> > background thread, and the download manager should just be showing something
> > helpful like "writing downloaded file" or "scanning downloaded file" (if it
> > knows).
> It is, in fact, always done in a background thread.

I can reproduce this sometimes, but not always. browser.download.manager.scanWhenDone=true, often when I save an image (~150K), the Ui will be unresponsive for *multiple seconds*. E.g. right-clicking will not display the context menu for 7+ seconds as measured by a stopwatch. If I set the pref to false, then right-clicking after download always immediately displays the context menu. When this happens, it can be reproduced repeatedly. But, it doesn't always happen.

This would be very annoying for a user who is, for example, saving multiple images off of Facebook at once.
Whiteboard: [Snappy]

Comment 10

6 years ago
Brian can you look into this? Marking it a P2 as it's not clear how easy this is to reproduce.
Assignee: nobody → netzen
Whiteboard: [Snappy] → [Snappy:P2]
I've noticed this before.  Yup I'll look into it.
So the biggest bottleneck on the main thread happens in nsDownload::SetState.
After each scan it does about 150ms-200ms on the main thread.  Most the problem in Setstate is with the update to the DB:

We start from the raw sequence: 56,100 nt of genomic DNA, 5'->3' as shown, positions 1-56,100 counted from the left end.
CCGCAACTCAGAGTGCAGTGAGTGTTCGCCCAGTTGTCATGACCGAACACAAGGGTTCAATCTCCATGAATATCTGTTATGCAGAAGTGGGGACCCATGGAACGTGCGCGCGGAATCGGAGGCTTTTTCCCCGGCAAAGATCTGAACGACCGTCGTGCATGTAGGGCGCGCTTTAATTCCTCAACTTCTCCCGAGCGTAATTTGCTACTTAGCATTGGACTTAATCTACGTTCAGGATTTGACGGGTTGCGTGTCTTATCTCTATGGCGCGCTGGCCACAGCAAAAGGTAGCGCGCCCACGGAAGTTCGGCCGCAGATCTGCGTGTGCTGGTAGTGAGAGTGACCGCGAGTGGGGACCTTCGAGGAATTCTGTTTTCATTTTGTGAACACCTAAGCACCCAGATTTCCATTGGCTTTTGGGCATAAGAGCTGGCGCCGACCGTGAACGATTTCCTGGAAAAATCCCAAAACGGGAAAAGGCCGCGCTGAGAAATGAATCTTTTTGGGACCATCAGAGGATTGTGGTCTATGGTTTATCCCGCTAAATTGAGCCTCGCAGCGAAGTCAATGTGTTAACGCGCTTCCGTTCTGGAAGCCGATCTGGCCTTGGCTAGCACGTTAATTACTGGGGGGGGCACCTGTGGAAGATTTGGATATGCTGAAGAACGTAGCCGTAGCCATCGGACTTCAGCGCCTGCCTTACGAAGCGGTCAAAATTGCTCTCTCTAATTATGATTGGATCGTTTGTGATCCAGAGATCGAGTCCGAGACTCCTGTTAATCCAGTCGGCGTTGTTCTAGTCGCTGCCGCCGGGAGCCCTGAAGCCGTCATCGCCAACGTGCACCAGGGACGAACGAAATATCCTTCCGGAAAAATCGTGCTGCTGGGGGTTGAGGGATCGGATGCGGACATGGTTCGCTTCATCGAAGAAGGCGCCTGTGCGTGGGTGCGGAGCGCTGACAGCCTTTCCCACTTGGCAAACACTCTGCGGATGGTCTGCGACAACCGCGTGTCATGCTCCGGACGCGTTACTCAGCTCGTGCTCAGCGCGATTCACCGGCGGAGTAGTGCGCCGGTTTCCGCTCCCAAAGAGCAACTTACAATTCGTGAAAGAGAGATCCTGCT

> // Before notifying the listener, we must update the database so that calls
> // to it work out properly.
> nsresult rv;
> rv = UpdateDB();

The actual scan happens on a secondary thread, but the antivirus 
scan dispatch happens on the main thread as it should.  This dispatch is what calls SetState.

> nsresult
> nsDownloadScanner::Scan::Run()
> {
> ...
> // Download will be null if we already timed out  
> if (mDownload)
>   (void)mDownload->SetState(downloadState);
(In reply to Brian R. Bondy [:bbondy] from comment #12)
> So the biggest bottleneck on the main thread happens in nsDownload::SetState.
> After each scan it does about 150ms-200ms on the main thread.  Most the
> problem in Setstate is with the update to the DB:

150-200ms is too slow, and should be fixed, but that is way faster than the multi-second UI freezes that this bug is about.
There are actually 4 calls so total it is more like 1 second, but I'll keep looking after this is fixed.
There was also some file API ops that very recently landed that might have caused a bottleneck here as well by the way.
Created attachment 596496 [details] [diff] [review]
Patch v1.

I can't detect any UI freezing after this patch.  Might not be fully solved but it is a major improvement.
Attachment #596496 - Flags: review?(mak77)
Comment on attachment 596496 [details] [diff] [review]
Patch v1.

Review of attachment 596496 [details] [diff] [review]:
-----------------------------------------------------------------

(In reply to Brian Smith (:bsmith) from comment #13)
> (In reply to Brian R. Bondy [:bbondy] from comment #12)
> > So the biggest bottleneck on the main thread happens in nsDownload::SetState.
> > After each scan it does about 150ms-200ms on the main thread.  Most the
> > problem in Setstate is with the update to the DB:

Hm, that time doesn't make any sense, considered that it's a simple UPDATE statement on primary key, that surely may cause a slower fsync, but not enough to take that much time.  As far as I can tell nobody ever reported a slow query in the DM, and it would be pretty much visible in about:telemetry.